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For many years, greenhouse gases (GHG) emissions accounting was helpful to show how and if governments and organizations met – or not – their national or corporate environmental goals and objectives. These reductions were seen mainly as the logical outcome of policies and government interventions for most laypersons. Not much more.
With the escalating concern over the “built environment” impact on climate change, GHG emissions and the required reductions drive energy efficiency and carbon management interventions.
Organizations are attributing increasing levels of value from:
This is increasing the demand for improved rigour of the associated savings verification. Driven by these concepts, GHG emissions have gradually become a new commodity valued and traded between interested parties.
Valuing GHG Emissions Reduction
A variety of guidelines, standards and protocols continue to emerge and evolve in response to the ever-increasing rigour demanded for carbon accounting requiring that energy savings and associated GHG emissions reduction be measured and verified at the project level.
EVO originally developed the International Performance Measurement and Verification Protocol (IPMVP) to support and help increase investment in energy and water efficiency, demand management and renewable energy projects worldwide. Essentially, the IPMVP provided a globally recognized framework.
The IPMVP is concerned with individual projects. Calculations are performed bottom-up, reducing the uncertainty of the results. A bottom-up approach is likely more accurate for investment purposes, and emissions trading, providing solid baseline evaluation and verified performances through time. Such an approach enhances the intrinsic value of energy savings and GHG reductions.
While EVO’s protocols and application guides do refer to the applicability of M&V outputs for emission trading schemes, we essentially refer the reader to other GHG protocols for further guidance.
Bridging the Gap
M&V Professionals recognize and appreciate the value of utilizing the IPMVP to support emissions reductions projects and programmes, but the wider sustainability profession may not. Given that IPMVP offers enhanced rigour to the energy-related GHG emissions savings verification, then perhaps EVO could consider extending this rigour to the components of, and approaches to, GHG emissions accounting?
But there is potential for the emissions reduction results of an effective energy efficiency project/programme to be perceived to conflict with the results on a contemporaneous GHG emissions inventory/accounting process for the same “boundary.” While an M&V professional will understand the differences between the two approaches to GHG emissions calculations and assessments, the non-M&V Professional may not.
Here’s one of many examples where conflicting interpretations may arise. IPMVP verified energy savings – and associated emissions reductions – could be recognized despite absolute energy consumption – and associated emissions – increasing due to normalizing the baseline for a given project/programme.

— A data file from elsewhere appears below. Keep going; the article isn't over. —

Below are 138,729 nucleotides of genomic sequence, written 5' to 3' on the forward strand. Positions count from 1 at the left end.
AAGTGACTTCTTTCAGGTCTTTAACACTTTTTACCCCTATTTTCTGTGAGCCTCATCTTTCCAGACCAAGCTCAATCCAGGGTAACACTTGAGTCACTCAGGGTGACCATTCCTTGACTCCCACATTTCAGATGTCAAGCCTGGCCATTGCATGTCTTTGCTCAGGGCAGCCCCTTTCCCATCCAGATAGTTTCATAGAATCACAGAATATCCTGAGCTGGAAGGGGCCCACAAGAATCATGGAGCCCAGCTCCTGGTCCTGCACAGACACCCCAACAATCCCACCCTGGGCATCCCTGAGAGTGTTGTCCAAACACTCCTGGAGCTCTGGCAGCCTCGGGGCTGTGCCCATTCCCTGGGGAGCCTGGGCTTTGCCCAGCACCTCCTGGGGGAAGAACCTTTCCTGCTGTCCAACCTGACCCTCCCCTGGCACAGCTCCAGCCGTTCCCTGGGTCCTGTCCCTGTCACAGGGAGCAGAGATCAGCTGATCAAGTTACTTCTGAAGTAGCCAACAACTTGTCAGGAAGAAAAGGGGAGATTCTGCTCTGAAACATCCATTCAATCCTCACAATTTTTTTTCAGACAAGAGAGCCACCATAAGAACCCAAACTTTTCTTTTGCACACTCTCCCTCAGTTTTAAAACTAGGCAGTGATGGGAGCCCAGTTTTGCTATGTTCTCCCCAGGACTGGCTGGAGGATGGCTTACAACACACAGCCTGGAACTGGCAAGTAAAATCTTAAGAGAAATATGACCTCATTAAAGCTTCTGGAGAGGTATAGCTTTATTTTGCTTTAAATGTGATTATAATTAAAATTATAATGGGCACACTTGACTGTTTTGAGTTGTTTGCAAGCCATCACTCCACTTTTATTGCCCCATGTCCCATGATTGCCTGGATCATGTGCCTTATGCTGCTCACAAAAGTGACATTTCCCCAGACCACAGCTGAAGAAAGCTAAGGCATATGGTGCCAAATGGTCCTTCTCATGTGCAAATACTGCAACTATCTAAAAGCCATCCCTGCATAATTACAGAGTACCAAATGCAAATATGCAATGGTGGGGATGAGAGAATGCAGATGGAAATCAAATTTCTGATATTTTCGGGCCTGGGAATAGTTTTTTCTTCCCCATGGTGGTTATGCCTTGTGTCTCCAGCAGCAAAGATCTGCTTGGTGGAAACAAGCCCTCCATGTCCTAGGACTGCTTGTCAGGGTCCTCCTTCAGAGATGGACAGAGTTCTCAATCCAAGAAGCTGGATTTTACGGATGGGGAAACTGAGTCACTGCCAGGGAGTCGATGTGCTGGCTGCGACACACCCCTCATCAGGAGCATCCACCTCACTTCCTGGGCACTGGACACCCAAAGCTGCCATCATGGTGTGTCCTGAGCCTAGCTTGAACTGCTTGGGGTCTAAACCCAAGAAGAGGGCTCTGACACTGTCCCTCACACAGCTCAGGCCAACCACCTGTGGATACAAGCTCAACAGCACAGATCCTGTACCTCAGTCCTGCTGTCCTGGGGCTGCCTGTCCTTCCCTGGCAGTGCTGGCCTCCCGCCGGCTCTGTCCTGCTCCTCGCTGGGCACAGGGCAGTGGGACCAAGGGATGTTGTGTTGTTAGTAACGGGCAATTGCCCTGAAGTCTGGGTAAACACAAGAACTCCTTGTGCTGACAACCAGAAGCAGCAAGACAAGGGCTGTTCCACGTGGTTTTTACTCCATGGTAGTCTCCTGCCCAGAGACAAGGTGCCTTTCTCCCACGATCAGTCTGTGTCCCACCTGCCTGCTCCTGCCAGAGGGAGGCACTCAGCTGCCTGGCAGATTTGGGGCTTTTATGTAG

It can be argued that this is the same scenario for the layperson’s interpretation of energy savings from an M&V process. As such, there was no need for further clarification in the 25 years that IPMVP has been in play. But there are now far wider stakeholder groups involved in the GHG emissions performance assessment and better clarification of results is potentially required.
Including GHG calculation consideration in IPMVP?
EVO is currently proceeding with a full review of the IPMVP and its application guides. The revised IPMVP and related documentation is likely to include enhanced guidance on reporting the verification of GHG emissions savings from energy efficiency and sustainability projects.
Guidance will be added to specify that the emissions reduction is reported by applying the published GHG emissions factors for any country or territory. That GHG emissions reductions stated are a conversion of energy savings verified from the IPMVP measurement and verification process and are not intended to represent an “absolute” quantification of GHG reductions for the stated boundary and reporting period.
However, going forward could the IPMVP extend further into the carbon accounting space?
With the current revision of the IPMVP, there is a timely opportunity to align measured energy savings and related GHG emissions. M&V professionals, facility owners and the financial community might find additional guidance helpful in valuing their projects.
Further thoughts are welcome.
The IPMVP is recognized globally for its structured yet flexible framework. As we are increasingly concerned with the energy transition, the sound assessment of energy efficiency projects is essential to report credible savings. This is a sine qua non condition if such savings become tradable assets in the global marketplace. While we may not have the time to fully address this in the current IPMVP revision, we should pursue this idea.